Just a few short years ago, mental health and the workplace may not have even been linked together in a sentence. Why? Because mental health issues simply were not discussed... and especially not at work. Essentially, if someone had a mental health condition, they hid it (if they could) or left work in order to deal with it.
We have come a long way. There is now a robust discussion and a real desire to improve things for all people with disability, including mental health conditions.
The Federal Minister for Employment and Workplace Relations, the Hon. Bill Shorten MP, has recently raised the issue again, releasing a discussion paper titled ‘Improving the employment participation of people with disability in Australia’. He is calling for submissions (and, as a side note, I am sure he would love to hear from people who run SMEs!). If you haven’t already seen it, the paper is available here.
The discussion paper includes some confronting statistics on the employment participation of people with disability, which are even more damning for people with mental health issues. Consider:
- The labour force participation rate of people without disability is 82.8 per cent, compared to 54.3 per cent of people with disability and 41.9 per cent of those with a mental health condition.
- People without disability had an unemployment rate of 5.4 per cent, compared to 7.8 per cent of people with disability and 14.9 per cent of those with a mental health condition.
We clearly still have a long way to go to break down employment barriers for people with mental health issues.
As a business owner or manager, why should you care? It’s hard enough to run a business without having to cater to individual needs of employees... I certainly understand that. Most people do.
The employment of people, any people, only works when it is sustainable for the employer... when they get the right person for the job, or keep the right person in a job.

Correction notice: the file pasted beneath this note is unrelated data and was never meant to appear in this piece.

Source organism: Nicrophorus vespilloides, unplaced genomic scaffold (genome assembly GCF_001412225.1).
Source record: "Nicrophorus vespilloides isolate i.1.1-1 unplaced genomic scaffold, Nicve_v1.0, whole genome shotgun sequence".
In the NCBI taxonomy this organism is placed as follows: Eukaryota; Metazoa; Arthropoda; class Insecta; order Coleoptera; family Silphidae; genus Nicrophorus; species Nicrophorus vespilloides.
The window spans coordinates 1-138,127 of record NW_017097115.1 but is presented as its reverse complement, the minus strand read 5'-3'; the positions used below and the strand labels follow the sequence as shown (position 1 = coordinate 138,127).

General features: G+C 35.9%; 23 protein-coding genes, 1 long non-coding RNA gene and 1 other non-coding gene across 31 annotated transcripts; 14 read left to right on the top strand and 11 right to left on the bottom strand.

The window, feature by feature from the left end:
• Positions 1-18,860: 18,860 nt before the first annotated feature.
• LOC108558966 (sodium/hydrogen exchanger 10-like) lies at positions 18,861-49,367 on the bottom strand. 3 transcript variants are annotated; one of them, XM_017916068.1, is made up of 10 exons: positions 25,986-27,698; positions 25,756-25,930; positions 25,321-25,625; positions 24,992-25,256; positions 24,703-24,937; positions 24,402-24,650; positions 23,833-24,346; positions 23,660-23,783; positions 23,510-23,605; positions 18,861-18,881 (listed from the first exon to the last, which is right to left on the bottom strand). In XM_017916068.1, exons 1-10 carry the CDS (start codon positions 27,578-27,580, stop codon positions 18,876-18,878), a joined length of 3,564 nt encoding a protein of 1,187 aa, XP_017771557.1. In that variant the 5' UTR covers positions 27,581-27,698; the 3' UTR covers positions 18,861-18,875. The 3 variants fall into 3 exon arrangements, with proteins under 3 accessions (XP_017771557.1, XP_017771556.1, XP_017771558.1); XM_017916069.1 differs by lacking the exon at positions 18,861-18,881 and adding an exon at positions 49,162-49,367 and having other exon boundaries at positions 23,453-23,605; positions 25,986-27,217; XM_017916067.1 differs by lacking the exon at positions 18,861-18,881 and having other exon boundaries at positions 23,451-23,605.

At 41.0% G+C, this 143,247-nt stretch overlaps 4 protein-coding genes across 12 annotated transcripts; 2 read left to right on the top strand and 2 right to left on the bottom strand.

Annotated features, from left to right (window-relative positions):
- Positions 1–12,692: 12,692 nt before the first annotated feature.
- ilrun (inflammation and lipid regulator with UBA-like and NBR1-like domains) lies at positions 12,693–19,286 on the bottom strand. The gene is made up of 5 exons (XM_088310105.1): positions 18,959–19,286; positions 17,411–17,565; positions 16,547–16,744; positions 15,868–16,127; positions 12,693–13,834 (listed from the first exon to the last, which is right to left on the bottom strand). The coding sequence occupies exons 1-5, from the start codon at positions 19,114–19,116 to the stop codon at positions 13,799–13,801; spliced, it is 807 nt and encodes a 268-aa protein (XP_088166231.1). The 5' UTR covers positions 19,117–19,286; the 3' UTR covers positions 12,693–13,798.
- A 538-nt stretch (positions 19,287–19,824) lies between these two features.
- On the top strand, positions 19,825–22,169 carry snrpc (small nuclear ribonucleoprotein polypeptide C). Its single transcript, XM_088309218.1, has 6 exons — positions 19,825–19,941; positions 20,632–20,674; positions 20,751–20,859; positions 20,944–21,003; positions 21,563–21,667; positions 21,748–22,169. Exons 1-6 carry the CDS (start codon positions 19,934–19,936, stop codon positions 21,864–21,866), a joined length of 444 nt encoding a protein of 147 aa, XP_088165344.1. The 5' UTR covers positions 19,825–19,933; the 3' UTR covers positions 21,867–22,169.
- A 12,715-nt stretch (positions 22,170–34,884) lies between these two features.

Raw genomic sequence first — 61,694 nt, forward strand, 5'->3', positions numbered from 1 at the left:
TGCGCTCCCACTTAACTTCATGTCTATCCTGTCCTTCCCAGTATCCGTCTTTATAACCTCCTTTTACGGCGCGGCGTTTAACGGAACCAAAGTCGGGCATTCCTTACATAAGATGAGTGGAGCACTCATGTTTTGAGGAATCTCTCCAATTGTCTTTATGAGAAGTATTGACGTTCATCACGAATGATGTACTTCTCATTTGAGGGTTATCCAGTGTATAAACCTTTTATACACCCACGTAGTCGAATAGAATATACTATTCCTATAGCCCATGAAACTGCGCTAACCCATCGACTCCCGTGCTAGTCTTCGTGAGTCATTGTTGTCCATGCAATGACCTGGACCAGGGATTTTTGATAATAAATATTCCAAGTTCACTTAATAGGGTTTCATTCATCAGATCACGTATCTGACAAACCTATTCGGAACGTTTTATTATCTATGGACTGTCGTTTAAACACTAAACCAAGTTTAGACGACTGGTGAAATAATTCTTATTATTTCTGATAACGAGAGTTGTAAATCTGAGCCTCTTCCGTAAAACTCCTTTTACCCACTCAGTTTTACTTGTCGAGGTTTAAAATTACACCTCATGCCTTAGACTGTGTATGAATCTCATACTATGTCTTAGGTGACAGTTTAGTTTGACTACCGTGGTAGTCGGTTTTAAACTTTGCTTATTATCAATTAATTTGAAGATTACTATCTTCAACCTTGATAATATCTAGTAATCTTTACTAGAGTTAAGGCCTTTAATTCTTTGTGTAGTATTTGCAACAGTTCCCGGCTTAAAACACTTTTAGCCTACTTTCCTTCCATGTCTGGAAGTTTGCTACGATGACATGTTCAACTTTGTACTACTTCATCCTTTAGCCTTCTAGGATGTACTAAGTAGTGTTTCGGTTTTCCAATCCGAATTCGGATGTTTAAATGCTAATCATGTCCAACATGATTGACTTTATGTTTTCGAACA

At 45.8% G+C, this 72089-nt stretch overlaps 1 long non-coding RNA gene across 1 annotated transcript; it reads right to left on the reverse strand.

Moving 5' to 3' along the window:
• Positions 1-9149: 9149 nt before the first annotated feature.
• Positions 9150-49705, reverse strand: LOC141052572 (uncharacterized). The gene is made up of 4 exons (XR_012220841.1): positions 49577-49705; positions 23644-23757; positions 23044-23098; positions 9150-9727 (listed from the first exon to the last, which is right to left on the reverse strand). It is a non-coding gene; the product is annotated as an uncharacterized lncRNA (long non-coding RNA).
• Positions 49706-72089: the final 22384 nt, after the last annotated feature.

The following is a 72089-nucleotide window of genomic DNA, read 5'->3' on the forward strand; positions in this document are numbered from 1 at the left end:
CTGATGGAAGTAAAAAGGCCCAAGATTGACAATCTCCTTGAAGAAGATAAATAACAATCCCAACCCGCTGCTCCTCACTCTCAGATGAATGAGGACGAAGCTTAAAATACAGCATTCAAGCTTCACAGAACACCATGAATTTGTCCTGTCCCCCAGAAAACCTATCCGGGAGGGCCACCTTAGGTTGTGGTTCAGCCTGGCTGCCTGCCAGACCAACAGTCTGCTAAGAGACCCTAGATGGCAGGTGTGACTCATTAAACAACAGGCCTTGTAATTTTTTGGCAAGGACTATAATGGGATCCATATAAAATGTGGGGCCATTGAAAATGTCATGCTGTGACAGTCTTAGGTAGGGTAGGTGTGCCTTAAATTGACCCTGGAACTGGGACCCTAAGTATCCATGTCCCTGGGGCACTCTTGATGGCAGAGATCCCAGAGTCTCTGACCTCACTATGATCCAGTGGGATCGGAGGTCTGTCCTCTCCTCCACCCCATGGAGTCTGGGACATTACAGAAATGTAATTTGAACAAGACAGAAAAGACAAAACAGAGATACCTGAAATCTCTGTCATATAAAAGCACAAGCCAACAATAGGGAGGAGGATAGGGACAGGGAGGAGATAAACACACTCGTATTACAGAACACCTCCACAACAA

That’s why our submission to the Government will largely focus on how employer-led strategies can increase the rates of employment participation for people with disability.
The Government already has some programs in place that start with the employer. JobAccess is one such program, providing free advice and support for employers as they seek to employ or retain an employee with a disability, including mental health conditions.
If there is just one message I have for employers, it is that getting the right person for the right job makes huge business sense. You know that part, but what might be new to you is that there is advice and support available for you if that ‘right person’ happens to be someone with disability.
Barriers in the workplace due to disability, including mental health conditions, can be overcome – often quite easily – giving you and your business access to a wider range of talented potential employees.
COSBOA is hosting a webinar on managing mental health issues for small businesses, presented by Nicola Tuckwell, on 13 February 2013. For more information or to register, click here.
JobAccess is a one-stop-shop for all matters related to the employment of people with disability, including mental health, administered by WorkFocus Australia on behalf of the Australian Government. JobAccess is a free service for people with disability, employers and service providers, delivering information and advice via phone and website, and coordinating adjustments in the workplace.
For more information about managing mental health in the workplace:
- JobAccess on 1800 464 800 or visit www.jobaccess.gov.au
For more information about mental health in other spheres of life:
- beyondblue on 1300 22 4636 or visit www.beyondblue.org.au
- SANE Australia on 1800 18SANE (7263) or www.sane.org
 Australian Bureau of Statistics, Disability, Ageing and Carers 2009, 4430.0.